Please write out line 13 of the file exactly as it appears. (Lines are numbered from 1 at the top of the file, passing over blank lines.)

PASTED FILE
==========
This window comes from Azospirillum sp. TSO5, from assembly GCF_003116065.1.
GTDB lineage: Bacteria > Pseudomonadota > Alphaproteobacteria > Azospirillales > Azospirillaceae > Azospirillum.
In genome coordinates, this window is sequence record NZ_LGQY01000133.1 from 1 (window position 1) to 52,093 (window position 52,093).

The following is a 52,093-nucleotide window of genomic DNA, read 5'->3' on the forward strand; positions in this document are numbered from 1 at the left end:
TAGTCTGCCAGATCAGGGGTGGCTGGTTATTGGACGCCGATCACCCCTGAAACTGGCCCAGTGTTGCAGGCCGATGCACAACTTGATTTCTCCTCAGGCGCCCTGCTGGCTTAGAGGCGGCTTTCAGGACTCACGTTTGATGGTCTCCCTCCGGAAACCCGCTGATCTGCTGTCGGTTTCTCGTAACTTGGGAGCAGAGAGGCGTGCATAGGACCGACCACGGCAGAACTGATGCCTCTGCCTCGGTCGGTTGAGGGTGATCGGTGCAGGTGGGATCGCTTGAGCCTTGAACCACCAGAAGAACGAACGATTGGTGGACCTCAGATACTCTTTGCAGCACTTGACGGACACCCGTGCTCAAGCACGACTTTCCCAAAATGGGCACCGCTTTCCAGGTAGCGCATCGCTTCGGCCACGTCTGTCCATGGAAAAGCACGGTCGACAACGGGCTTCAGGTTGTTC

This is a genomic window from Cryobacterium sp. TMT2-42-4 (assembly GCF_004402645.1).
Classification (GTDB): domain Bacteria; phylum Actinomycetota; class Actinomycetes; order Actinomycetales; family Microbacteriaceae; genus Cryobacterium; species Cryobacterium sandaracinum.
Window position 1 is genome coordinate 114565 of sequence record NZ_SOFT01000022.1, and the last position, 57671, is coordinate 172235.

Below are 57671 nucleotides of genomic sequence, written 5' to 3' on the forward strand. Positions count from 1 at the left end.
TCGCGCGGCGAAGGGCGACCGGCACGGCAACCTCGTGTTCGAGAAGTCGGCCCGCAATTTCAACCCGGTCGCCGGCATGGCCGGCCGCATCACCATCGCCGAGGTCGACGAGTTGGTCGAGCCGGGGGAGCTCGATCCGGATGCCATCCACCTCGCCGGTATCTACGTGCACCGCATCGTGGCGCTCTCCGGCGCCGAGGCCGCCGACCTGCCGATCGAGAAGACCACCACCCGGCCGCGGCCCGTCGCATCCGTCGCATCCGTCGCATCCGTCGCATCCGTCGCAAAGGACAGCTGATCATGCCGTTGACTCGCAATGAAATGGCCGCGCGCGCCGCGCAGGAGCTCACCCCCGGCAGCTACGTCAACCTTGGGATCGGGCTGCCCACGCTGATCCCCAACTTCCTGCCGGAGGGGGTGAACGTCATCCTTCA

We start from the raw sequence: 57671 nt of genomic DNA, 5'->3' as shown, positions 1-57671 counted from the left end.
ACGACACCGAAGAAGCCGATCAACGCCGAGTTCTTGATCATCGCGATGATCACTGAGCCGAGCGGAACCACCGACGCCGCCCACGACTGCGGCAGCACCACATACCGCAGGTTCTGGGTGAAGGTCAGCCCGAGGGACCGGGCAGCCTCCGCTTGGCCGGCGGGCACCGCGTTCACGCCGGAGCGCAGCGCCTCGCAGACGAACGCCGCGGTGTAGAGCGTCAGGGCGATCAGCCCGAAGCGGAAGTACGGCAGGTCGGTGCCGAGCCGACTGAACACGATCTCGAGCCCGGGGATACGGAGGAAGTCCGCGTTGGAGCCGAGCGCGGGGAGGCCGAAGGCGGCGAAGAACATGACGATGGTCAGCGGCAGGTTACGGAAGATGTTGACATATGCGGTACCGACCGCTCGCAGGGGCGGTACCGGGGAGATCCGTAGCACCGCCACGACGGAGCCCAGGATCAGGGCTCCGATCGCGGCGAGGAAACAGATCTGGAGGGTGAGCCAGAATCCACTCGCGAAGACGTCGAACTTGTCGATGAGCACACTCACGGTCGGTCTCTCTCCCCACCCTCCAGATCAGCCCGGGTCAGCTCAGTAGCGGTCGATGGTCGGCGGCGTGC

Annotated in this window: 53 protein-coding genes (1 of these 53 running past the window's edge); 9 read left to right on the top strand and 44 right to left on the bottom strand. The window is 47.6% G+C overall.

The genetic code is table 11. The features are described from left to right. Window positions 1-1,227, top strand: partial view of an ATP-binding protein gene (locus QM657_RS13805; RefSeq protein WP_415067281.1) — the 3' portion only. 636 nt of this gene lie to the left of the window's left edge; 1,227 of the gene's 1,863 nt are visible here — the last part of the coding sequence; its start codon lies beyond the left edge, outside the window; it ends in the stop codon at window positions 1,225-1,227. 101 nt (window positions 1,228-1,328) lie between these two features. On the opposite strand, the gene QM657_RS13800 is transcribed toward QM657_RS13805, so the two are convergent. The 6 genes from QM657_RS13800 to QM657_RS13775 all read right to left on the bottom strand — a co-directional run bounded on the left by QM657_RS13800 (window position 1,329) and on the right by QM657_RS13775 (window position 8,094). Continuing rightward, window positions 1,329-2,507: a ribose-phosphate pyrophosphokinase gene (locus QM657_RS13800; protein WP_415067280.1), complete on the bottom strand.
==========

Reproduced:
Annotated in this window: 53 protein-coding genes (1 of these 53 running past the window's edge); 9 read left to right on the top strand and 44 right to left on the bottom strand. The window is 47.6% G+C overall.